When people would donate money, they would be given a receipt. According to Greisen, everyone in the City “knew about this account, ” and no one ever told Greisen that it was unauthorized. Id. at 102-03. Miller knew about the charitable contributions, the fact that the bank accounts that had been maintained for that money for a long time were closed in September 2012, and that the cash, then totaling approximately $2, 400, was afterwards kept in the police chiefs office. In fact, in 2011, Miller had been one of the signers on the bank accounts. Id. at 375-77, 388-89. After Hanken appointed Miller as interim Police Chief while Greisen was on administrative leave, Miller had another Police Department employee take several photographs of the money spread out on a desk. Id. at 391. Copies of those photographs were given to Hanken. Id.

         Hanken then provided comments and a photograph of the cash spread to the newspaper, in violation of City policy. Id. at 467, 474-76. Based on information provided by Hanken, the local newspaper ran a story with the headline, “Greisen's use of unauthorized account probed” and depicted a spread of several hundred dollar bills. Trial Exhibit 51; Trial Transcript 480-81. When Miller saw the photograph of the money spread in the local newspaper his reaction was to wonder, “How did it get there?” Id. at 391. Miller had not authorized the photograph to be sent to the newspaper because “[t]his was an internal investigation that needed to be dealt with internally, not outside.” Id. at 392. Miller knew all about the charitable source of the cash and its history. At trial, Miller confirmed that when “you lay it out on a table like this and you take a picture of it, ” it could be “perceived” as a “drug bust photo.” Id.

         At trial, Hanken admitted during cross examination that he provided a copy of the photograph to the news media and made the statements that were attributed to him in the newspaper article. Trial Transcript 481; Trial Ex. 51. He admitted that he told the news media “that a bank bag was discovered in the chiefs desk and that its contents raised questions about whether the chief was maintaining an unauthorized account.” Trial Transcript 481. But Hanken also admitted during cross examination that at the time he knew that this was not money that had just been found or discovered in Greisen's office. Id. at 481-82. Indeed, Hanken admitted that he had known for some time about the Police Department's charitable fundraising activities (indeed, Hanken had contributed to them), that the money had not being going through the City's budgetary process, and that the practice of maintaining this money outside of the City's budgetary process had in fact previously been “authorized.” Id. at 482-89. Hanken also admitted that he knowingly made false statements to the news media, including stating that the money in Greisen's desk was “unauthorized.” Id.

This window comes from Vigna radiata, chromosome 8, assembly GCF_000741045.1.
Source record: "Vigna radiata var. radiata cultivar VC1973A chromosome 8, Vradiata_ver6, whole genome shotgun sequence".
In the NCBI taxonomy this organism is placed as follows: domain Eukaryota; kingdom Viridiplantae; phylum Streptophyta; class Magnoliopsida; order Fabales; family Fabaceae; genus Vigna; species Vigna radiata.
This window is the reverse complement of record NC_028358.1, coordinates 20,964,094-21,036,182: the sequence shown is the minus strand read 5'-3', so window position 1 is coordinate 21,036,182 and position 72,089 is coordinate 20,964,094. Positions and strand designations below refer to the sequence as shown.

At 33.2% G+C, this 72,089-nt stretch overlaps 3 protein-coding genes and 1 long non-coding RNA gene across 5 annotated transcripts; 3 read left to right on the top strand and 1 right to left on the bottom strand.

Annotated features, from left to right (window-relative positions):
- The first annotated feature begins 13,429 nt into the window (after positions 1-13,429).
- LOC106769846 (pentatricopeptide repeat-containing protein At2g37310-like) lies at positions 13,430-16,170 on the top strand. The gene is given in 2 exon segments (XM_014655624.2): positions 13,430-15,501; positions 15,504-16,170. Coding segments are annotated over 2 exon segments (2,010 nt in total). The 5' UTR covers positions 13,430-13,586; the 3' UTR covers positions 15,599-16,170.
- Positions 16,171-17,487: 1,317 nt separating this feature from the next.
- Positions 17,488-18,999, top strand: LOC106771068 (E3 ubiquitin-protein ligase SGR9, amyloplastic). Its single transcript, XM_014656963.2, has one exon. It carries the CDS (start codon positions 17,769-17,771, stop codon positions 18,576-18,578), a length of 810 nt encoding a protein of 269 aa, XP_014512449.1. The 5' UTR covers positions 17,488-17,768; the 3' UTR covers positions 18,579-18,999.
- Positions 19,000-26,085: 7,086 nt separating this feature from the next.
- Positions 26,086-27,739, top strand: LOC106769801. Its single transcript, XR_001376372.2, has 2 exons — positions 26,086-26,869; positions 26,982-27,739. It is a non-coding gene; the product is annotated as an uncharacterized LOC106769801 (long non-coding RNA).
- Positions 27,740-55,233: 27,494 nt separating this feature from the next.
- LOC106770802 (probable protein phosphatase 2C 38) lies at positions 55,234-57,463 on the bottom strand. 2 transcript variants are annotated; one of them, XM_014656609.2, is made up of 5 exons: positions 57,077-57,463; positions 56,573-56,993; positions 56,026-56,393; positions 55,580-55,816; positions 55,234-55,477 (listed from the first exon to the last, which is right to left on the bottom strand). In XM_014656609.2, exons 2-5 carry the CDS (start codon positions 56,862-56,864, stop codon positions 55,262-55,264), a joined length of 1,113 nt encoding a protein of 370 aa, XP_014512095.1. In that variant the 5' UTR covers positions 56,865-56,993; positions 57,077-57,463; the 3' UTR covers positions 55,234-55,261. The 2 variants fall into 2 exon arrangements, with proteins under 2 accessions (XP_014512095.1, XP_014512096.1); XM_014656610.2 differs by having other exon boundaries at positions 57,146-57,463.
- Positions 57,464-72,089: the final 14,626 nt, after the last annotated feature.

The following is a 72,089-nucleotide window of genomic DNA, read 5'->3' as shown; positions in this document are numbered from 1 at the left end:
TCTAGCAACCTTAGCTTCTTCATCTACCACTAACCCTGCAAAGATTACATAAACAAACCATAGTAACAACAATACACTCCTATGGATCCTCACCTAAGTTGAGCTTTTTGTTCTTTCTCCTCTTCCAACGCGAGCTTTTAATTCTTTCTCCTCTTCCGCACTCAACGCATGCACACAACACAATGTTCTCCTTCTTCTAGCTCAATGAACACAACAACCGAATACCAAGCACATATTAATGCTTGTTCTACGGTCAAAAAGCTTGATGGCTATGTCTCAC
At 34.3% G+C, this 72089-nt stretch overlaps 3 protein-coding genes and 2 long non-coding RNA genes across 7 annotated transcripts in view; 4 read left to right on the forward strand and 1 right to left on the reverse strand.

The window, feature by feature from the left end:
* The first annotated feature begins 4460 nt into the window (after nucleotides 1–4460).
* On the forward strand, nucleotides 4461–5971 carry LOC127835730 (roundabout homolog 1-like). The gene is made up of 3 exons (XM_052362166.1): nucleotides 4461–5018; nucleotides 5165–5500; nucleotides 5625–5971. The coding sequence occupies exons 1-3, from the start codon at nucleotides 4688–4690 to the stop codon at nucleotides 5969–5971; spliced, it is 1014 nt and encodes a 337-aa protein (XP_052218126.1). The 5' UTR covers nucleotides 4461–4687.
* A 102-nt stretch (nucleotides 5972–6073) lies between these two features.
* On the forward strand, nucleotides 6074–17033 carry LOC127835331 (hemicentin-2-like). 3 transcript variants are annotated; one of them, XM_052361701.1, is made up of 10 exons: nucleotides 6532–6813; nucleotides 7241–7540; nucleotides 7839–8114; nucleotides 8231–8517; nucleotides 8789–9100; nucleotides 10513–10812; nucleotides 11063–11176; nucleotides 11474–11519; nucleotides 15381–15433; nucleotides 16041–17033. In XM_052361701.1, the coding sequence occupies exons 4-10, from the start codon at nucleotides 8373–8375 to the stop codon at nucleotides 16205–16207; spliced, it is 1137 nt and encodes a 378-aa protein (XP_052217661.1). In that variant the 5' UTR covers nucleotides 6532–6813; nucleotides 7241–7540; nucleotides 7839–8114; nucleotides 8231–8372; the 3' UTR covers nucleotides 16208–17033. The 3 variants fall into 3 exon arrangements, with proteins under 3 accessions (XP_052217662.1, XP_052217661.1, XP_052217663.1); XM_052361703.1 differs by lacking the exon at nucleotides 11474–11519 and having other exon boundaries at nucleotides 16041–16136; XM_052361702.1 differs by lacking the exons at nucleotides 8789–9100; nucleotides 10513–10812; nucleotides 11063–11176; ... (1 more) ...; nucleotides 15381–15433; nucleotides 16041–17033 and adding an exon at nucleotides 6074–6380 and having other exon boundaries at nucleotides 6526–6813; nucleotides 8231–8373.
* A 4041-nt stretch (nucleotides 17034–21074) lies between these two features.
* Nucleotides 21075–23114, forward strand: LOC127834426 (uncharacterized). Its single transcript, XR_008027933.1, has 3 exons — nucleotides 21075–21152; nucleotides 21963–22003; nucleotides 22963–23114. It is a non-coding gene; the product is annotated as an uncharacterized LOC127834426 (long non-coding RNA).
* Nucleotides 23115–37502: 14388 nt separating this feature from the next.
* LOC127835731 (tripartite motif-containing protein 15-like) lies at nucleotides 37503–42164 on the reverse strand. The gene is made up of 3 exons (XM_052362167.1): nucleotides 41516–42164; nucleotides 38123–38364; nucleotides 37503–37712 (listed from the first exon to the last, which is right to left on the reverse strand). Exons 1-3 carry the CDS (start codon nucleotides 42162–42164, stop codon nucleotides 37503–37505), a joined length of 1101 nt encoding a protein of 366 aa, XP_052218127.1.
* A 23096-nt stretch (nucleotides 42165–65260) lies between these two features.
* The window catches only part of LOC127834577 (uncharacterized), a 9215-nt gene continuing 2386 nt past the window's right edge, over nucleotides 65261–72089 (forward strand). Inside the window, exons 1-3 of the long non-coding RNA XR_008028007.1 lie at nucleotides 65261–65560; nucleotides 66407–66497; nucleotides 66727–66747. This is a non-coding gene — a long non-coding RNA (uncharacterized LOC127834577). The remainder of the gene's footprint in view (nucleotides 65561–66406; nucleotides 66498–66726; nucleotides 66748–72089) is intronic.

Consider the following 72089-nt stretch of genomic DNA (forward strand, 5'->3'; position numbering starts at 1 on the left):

C. Hanken Resigns

         On October 14, 2013, the City's Personnel Review Committee recommended retracting all discipline issued against Greisen relating to the PIT maneuver. Hanken “viewed this as being the end of [Hanken's] career in Scappoose.” Trial Transcript 456. Less than 30 days later, on November 8, 2013, Hanken resigned his position as City Manager.

         As described previously, however, shortly before Hanken resigned, he went to the local news media and told them about finding cash in Greisen's desk drawer. Hanken also provided the news media with a photograph of the discovered cash, which the news media published. Trial Transcript 491; Trial Ex. 51. As Hanken further admitted at trial

Q. Isn't it true that you called up the media in the middle of the investigation to give them this information, this false information that you testified is incorrect, because you learned city councilors were sending emails to each other and the one that you had received had basically said they wanted to stop the investigations of Mr. Greisen?
A. Correct.
Q. And you didn't want that to happen, did you?
A. No, I didn't.
* * *
Q. Before you resigned, you went to the press and gave these statements about a bag of money found in the desk drawer with no accounting whatsoever when you know, you've testified, that those were not true statements; correct?
A. I believed the statements were true at the time.
Q. Well, I believe your testimony was earlier that you knew better.
A. Right.
Q. And you gave them this photograph, Exhibit 51? This photograph?
A. Yes, I did.
Q. Have you seen photographs like that before?
A. Yes, I have.
Q. Where?
A. In the news, on TV, in newspapers.
Q. In instances where money is seized or stolen; correct?
A. Some, yes.
Q. Or drug busts, yes?
A. Yes. I've also seen where the money is in piles related to an economic development effort.

Trial Transcript 490-92.

         Also, regarding the second investigation, Hanken admitted the following:

Q. And you had never observed anything about Mr. Greisen that led you to believe there was a hostile work environment?
A. Not with Carpenter.
Q. Not with anyone?
A. No. There was a incident a few years back with an Officer Scott Hanley who came to complain about an incident but came back the next day and said, “No, I'm not going to file a complaint.”
Q. You testified in your deposition that you had never observed anything that seemed to be a hostile work environment with Mr. Greisen. Did you make that statement in your deposition?
A. Yes, I did.
Q. Okay. And you had no knowledge of any retaliation by Mr. ...